Kim Kardashian's Car Seat Mistake Was Just That, A Mistake — So Can Everyone Just Back Off, Already?

US reality TV star Kim Kardashian with her rapper husband Kanye West (back) and their daughter North on April 9, 2015 pose with local residents near the Geghard Monastery in Armenia . AFP PHOTO / KAREN MINASYAN (Photo credit should read KAREN MINASYAN/AFP/Getty Images)
Source: KAREN MINASYAN/AFP/Getty Images

I have to be honest will y’all: I’m not a huge fan of Kim Kardashian. (I know, I know — unpopular opinion.) I mean, sure, I don’t totally understand why she is famous, but it isn’t even that. You see, with two jobs, a rambunctious two-year-old, and a strict marathon training schedule, my time is limited, which means celebs aren't always on my radar. But on Monday, when Kardashian's photo of North West sitting in her car seat swept the Interwebs, I couldn’t not pay attention. For one, the snapshot totally dominated both my Facebook and Twitter feeds. But it also quickly became the center of a well-intentioned, but poorly executed discussion over car seat safety. Specifically, everyone immediately had things to say about the way little North West and her friend were fastened in.

Almost instantly, I had flashbacks to Ryan Reynolds' "baby carrier controversy" over the summer. You know the one: It happened back in June, when Blake Lively shared an Instagram photo of her husband carrying their daughter James in a baby harness. Unfortunately, the newbie papa had unknowingly placed her in the wrong way. But instead of getting some supportive advice from the good people of the Internet, Reynolds was on the receiving end of their unforgiving wrath. 

Whelp; I rolled my eyes then, and I'm rolling my eyes now. Because I've been there. We've all been there. But back to Kim. If you haven’t seen the photo yet, here's what everyone's been talking about:

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At first glance, you think freakin’ adorable, right? I mean, what parent doesn’t love snapping shots of their sleeping kiddos? But do you also see what’s wrong with this picture? (I’ll wait, because it took me a minute.) Well, ready or not, here’s the answer: North's friend, who is seated at right, has been strapped in with the chest clip too low, and on both children, the straps appear to be too loose. There has also been some speculation the car seats may not be properly tethered, but to be honest, I totally can't tell that from the picture myself.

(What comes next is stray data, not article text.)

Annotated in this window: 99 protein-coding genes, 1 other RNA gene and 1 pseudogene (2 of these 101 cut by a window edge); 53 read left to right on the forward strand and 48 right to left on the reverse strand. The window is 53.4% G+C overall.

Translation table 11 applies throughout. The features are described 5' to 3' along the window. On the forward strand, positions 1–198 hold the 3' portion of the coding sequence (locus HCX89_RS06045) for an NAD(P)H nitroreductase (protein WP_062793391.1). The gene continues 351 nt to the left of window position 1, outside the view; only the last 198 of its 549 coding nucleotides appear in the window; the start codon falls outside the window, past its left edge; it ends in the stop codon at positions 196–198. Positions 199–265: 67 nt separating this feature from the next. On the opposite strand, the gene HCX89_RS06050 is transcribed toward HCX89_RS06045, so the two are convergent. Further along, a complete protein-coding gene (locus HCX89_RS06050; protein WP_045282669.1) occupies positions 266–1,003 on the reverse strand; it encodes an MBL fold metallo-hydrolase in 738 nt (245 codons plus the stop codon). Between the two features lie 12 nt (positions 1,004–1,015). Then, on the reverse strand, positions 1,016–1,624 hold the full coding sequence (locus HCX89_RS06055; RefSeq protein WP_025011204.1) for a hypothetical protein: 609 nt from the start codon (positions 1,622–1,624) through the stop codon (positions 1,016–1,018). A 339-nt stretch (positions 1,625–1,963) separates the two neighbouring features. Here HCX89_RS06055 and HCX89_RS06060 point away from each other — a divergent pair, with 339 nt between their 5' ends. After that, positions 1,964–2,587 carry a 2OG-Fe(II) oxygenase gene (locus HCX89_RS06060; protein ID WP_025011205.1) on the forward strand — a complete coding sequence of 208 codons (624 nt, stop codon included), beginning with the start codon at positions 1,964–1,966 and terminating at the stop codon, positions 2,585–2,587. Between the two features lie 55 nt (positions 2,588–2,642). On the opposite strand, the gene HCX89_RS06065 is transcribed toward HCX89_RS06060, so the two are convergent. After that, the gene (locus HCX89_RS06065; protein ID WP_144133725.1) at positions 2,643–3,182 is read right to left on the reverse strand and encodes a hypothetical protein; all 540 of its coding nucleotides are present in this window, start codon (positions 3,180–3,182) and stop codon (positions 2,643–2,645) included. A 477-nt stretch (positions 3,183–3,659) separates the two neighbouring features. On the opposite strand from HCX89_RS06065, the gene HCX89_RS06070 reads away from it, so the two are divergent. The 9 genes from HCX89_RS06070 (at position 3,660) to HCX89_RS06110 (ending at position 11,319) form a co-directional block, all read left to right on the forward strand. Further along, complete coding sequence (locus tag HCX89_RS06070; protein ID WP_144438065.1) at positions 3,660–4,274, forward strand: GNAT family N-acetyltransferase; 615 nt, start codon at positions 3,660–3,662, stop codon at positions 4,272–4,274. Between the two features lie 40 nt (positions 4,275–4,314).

Yet while it took me a moment to figure out what was amiss, it didn’t take the Internet long. Within seconds, throngs of angry commentators were descending on Kim to point out her parenting mistakes. On Twitter comments ranged from potentially helpful (maybe?) to downright snarky and obscene:

[Twitter Embed: https://twitter.com/uptightmomma_/statuses/656241673333252098]
[Twitter Embed: https://twitter.com/hayleypendergas/statuses/656489262385373184]
[Twitter Embed: https://twitter.com/hunternewt/statuses/656534134022631428]
[Twitter Embed: https://twitter.com/kendylnichole/statuses/656275710202499072]

And Instagram wasn’t any kinder: User bammer1 said, "Hopefully you aren't driving around with these kids in their car seats like this. #safetyfirst," while jasminegee96 added, "You're pregnant with your second child and I'm hoping you can at least tie his seat in properly." Everything.bella added to the conversation by giving her advice while name calling:  "I really hope you learn how to strap in your kids before you give birth again. idiot." Um, what? Does Kim really deserve that kind of ire?

Here’s the thing: There is no doubt in my mind many commenters were attempting to be helpful. (I mean, if you saw your own friend snapping their infant or toddler in incorrectly you would speak up, no?) But for many others, the volatile tone, the implication that Kim and Kayne do not care about their daughter because of one simple — and common — mistake is absurd, and honestly, offensive. Sure, the chest clip is a bit out of place and car seat safety is important, but I’m willing to be most parents have made this mistake or a similar one. According to the American Academy of Pediatrics, a full "93 percent of parents leaving the hospital made at least one critical error when installing the car safety seat or positioning their infant in it." That's exactly why it's so important that we spread helpful information about car seat safety instead of shaming. Because, while it should go without saying, calling other parents "idiots" for getting something wrong that's actually pretty common solves nothing and helps no one.

So can we all calm down, already? Please? At the end of the day, we are all just parents, who are learning, and yes, making some mistakes along the way. But we also all want the same thing, too: the best for our kids.

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